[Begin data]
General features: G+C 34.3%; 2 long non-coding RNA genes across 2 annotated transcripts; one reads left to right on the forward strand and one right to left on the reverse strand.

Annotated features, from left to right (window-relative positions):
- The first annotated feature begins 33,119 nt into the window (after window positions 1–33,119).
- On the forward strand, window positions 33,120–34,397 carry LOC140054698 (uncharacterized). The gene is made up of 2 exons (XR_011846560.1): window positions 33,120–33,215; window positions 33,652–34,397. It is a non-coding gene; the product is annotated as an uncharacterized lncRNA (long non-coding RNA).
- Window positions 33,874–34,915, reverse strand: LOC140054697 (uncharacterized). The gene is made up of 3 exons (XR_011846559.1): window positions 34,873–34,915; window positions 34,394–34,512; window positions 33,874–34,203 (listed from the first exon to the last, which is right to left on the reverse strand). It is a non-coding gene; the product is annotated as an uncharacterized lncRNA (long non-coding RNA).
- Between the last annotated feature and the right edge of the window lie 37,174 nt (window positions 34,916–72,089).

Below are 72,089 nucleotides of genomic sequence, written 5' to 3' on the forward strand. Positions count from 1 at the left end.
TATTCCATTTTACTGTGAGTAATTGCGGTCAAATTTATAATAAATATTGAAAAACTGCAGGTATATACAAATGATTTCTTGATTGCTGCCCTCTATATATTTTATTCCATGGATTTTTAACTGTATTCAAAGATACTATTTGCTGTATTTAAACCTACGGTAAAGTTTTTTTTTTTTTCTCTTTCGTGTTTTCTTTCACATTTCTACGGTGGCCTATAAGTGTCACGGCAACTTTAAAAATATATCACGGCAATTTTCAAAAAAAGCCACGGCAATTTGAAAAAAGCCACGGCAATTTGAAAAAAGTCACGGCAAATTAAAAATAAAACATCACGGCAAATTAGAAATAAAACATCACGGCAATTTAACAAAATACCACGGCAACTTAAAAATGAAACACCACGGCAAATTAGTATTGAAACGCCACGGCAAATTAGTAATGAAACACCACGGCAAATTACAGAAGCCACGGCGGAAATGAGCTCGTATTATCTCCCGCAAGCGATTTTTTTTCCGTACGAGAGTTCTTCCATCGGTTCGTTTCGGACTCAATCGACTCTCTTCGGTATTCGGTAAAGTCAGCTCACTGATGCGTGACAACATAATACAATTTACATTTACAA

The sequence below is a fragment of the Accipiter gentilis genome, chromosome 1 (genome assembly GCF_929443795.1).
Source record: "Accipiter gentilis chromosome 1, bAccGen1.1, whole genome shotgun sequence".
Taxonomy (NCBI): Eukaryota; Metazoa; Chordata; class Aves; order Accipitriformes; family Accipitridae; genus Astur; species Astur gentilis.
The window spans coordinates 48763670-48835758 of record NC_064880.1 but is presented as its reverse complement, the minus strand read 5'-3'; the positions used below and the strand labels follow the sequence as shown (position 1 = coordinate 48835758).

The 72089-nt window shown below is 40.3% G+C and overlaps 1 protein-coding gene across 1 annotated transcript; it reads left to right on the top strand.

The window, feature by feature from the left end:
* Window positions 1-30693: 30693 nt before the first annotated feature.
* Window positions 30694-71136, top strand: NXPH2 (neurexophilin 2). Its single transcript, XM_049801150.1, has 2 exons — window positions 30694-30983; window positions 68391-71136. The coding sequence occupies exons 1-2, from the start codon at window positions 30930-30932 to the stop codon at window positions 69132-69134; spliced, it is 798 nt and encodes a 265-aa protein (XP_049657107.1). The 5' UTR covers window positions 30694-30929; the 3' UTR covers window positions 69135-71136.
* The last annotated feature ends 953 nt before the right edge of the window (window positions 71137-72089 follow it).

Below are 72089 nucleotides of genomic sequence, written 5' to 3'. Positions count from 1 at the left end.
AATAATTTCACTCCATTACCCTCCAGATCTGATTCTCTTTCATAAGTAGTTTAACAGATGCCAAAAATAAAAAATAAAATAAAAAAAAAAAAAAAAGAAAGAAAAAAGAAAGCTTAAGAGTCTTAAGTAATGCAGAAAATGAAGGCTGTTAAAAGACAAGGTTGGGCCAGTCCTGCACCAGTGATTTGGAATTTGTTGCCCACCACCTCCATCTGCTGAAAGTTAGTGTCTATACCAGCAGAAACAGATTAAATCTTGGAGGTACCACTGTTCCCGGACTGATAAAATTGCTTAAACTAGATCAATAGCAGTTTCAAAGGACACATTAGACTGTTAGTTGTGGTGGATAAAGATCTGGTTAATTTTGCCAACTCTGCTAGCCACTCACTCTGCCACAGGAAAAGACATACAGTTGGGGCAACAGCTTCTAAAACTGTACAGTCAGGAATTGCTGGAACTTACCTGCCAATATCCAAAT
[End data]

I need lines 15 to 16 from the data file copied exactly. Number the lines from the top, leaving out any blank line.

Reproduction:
* Window positions 1-30693: 30693 nt before the first annotated feature.
* Window positions 30694-71136, top strand: NXPH2 (neurexophilin 2). Its single transcript, XM_049801150.1, has 2 exons — window positions 30694-30983; window positions 68391-71136. The coding sequence occupies exons 1-2, from the start codon at window positions 30930-30932 to the stop codon at window positions 69132-69134; spliced, it is 798 nt and encodes a 265-aa protein (XP_049657107.1). The 5' UTR covers window positions 30694-30929; the 3' UTR covers window positions 69135-71136.